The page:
In our golf shop there is a Golf Illustrated compilation of magazines with that title for the year 1925. The article I came across from January of that year was called, Learn The Game of Golf From the Bottom Up by Willie MacFarlane, Westchester Open Champion.
I expected to find some golf tips on starting the swing from the ground up, but the article wasn't like that at all. It provided pictures (shown below) with very little technique tips and more on what parts of the game the player should focus on.
What else was interesting was how similar many of the philosophies and observations are about players. The picture are worth a laugh, and the techniques displayed are definitely not the ideal.
The article starts out, "With all due respect to the putter as a championship decider, I would not say it is the most important club in the bag."
The writer sees the difference between professional and amateur as being because of exception iron play. One of the common observations that he references, as is today, is that the golfer gets instruction on his woods, and not his irons, he learns the game backwards.
He notices that caddies make up most of the golf pros in the industry, and they all started with wedges or higher lofted irons. They learned the game backwards, not with the woods but with close-in shots.
"The caddy starts at about twelve years of age, sometimes sooner. Why not start your own child at the same age?"
The above quote is something else noteworthy. Today I had a member inquire about junior camps for 5-7 year-old, and starting kids before twelve in 1925 was quite rare. As the author says, "Give him a small club and some balls to play with and let him watch good golfers."
Those are two big aspects of the big that haven't changed. The importance of approach shots, and using imitation as a means of good learning.
His closing statement;
"However, what I want to impress most upon my readers is that if they will only pay more attention to their iron shots and acquire a certain sense of control and power there, they will find that that will gradually spread over all their shots until, like the professional, they will have just as much confidence in their driver as they have in their mashie, and vice versa."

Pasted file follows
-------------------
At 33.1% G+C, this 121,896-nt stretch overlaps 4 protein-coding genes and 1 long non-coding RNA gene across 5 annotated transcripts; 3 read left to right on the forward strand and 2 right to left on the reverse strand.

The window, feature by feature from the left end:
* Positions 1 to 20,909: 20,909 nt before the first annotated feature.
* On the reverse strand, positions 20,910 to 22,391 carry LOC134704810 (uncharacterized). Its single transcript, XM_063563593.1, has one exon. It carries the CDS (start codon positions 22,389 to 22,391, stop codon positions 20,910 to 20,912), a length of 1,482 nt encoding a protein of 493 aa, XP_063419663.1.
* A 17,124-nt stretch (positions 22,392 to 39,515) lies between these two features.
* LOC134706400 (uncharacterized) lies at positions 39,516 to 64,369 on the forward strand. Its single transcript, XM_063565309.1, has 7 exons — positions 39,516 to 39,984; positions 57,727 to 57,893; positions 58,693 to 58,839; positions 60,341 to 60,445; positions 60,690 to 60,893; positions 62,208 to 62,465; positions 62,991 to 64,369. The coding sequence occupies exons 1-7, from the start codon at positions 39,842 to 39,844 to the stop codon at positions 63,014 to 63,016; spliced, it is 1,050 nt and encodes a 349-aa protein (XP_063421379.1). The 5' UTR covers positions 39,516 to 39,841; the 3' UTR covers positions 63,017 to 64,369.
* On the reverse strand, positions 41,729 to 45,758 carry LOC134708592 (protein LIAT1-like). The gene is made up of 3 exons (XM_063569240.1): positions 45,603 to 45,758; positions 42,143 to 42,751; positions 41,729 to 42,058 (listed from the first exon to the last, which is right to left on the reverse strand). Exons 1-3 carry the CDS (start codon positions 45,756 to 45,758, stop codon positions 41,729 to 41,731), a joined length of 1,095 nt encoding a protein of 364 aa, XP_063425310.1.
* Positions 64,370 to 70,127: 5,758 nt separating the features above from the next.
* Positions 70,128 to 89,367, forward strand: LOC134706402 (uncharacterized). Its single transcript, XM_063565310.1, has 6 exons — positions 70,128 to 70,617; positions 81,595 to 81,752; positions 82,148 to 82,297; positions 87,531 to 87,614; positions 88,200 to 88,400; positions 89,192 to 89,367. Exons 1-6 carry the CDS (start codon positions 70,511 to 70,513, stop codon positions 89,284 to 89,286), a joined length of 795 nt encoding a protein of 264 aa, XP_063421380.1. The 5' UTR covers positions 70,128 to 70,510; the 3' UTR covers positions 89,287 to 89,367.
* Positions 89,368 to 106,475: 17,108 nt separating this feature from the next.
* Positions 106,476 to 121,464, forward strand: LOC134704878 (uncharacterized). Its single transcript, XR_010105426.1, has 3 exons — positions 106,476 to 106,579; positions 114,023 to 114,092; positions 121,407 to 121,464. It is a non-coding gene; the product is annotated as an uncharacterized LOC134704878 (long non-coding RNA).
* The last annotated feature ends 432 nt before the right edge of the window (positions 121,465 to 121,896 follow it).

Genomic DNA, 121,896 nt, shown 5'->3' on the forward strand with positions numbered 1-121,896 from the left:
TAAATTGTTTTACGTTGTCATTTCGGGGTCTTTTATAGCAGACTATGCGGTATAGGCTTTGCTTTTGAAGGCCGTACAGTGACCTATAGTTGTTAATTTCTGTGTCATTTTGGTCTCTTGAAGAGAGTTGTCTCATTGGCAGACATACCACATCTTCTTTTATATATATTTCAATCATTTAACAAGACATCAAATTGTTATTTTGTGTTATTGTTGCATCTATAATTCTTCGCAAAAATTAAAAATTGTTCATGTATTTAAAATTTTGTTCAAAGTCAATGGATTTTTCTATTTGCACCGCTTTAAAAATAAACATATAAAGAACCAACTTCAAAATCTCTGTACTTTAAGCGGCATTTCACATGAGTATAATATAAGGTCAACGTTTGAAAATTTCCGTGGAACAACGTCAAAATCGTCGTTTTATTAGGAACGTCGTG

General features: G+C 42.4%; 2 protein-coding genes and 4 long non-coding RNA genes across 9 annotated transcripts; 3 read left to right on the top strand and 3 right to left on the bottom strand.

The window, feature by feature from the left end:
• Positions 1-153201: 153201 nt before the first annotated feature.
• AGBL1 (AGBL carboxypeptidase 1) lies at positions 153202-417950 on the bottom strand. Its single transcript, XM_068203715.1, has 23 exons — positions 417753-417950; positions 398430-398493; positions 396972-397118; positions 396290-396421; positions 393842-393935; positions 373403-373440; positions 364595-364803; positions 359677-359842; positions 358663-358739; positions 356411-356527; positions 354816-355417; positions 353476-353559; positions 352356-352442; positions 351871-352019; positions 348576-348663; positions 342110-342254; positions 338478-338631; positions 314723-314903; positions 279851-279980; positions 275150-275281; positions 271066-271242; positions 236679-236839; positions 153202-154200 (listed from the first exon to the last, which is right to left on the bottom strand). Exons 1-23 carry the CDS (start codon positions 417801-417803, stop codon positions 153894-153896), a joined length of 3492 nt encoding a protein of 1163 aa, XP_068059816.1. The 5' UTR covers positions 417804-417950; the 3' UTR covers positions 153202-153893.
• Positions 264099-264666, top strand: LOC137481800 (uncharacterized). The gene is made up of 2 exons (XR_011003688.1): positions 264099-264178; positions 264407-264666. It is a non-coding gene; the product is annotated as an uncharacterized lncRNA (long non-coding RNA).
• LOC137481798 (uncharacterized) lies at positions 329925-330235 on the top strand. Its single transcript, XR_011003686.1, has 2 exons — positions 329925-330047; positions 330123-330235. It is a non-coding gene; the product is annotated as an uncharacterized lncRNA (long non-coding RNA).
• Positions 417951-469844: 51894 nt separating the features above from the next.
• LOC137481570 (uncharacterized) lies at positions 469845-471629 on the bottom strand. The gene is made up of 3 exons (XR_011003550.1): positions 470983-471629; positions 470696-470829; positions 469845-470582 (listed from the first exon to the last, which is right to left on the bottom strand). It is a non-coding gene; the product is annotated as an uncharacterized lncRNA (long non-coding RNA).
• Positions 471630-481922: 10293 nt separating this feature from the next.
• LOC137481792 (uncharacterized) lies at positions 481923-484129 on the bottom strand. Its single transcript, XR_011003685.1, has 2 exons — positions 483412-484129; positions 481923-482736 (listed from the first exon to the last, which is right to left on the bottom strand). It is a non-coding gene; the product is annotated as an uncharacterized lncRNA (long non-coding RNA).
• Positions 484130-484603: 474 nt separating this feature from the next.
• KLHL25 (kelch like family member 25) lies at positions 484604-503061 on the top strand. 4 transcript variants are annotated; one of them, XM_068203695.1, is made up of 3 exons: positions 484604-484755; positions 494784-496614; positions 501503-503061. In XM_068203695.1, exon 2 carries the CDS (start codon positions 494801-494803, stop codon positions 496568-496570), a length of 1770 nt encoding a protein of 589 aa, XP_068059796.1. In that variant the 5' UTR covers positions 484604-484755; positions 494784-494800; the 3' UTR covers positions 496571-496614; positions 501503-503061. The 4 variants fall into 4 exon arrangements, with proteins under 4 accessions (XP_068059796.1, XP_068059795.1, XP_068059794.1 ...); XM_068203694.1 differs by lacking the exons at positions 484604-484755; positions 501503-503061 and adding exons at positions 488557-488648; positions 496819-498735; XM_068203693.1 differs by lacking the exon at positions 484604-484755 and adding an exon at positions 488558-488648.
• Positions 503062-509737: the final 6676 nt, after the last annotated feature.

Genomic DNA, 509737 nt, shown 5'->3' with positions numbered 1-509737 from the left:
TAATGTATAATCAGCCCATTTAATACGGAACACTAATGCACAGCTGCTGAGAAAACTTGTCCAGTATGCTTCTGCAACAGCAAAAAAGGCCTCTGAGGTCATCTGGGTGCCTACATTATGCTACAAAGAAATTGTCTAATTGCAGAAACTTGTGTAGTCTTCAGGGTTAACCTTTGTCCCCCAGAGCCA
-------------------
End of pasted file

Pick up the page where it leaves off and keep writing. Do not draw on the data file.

He goes on in his conclusion to say, "...the ground work must be started with the putter and mashie and worked up to the driver, and I am convinced that if any player will honestly strive along these lines he will make much speedier progress than in trying to develop by the driver to the putter system."
Learning from the green-to-tee was as important than, and as easily overlooked, as it is today.
Now, for a little commentary on the accompanying images. Which, like I mentioned, were strange because most of the article had little to no mention of technique in the image, or important aspects of positions.
The outfit is of course eye-catching, but I'll try not to be too distracted by it. Starting out, his right hand seems to be quite strong, and the club face is noticeably open. Another positive similarity is the head position, and tilt. I would guess this address is to give him a better chance to keep his head behind the ball, although it appears exaggerated, but is a very important point (reinforced strongly by Jack Nicklaus a few decades later).
Looking down the line, you would be convinced he is setting up to play a cut/fade looking at grip and alignment.
Looks a little un-athletic, right? His right lef straightens, not a fatal flaw of course, but combined with a little chicken wing it ooks a little off.
What is very cool about this down the line shot is you can see the way his left wrist angle lines up with, and in-turn controls, the club face angle.
It might be the over-sized pants, but something about this follow through makes me question what this gentleman's hips looked like. A big difference that can be noticed is how little it looks like his right foot rotates up onto the toes at the finish.
He is some sort of strange breed in the above picture, but I have to remember that this was over 90 years ago!
In closing, what I found most interesting about the article was the emphasis on learning from green-to-tee, and how difference the instructional pictures were from today.